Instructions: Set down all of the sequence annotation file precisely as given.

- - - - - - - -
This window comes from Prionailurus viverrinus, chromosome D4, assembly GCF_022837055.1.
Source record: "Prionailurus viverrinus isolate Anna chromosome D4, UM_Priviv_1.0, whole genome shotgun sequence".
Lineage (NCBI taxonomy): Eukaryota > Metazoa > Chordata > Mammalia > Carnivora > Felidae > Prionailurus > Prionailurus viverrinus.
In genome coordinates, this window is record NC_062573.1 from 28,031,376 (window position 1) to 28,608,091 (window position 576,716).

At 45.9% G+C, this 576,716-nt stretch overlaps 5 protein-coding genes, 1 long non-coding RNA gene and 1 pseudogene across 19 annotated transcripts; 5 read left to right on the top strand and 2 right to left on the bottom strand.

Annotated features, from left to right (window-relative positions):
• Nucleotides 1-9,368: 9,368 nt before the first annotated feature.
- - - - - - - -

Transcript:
This window comes from Prionailurus viverrinus, chromosome D4, assembly GCF_022837055.1.
Source record: "Prionailurus viverrinus isolate Anna chromosome D4, UM_Priviv_1.0, whole genome shotgun sequence".
Lineage (NCBI taxonomy): Eukaryota > Metazoa > Chordata > Mammalia > Carnivora > Felidae > Prionailurus > Prionailurus viverrinus.
In genome coordinates, this window is record NC_062573.1 from 28,031,376 (window position 1) to 28,608,091 (window position 576,716).

At 45.9% G+C, this 576,716-nt stretch overlaps 5 protein-coding genes, 1 long non-coding RNA gene and 1 pseudogene across 19 annotated transcripts; 5 read left to right on the top strand and 2 right to left on the bottom strand.

Annotated features, from left to right (window-relative positions):
• Nucleotides 1-9,368: 9,368 nt before the first annotated feature.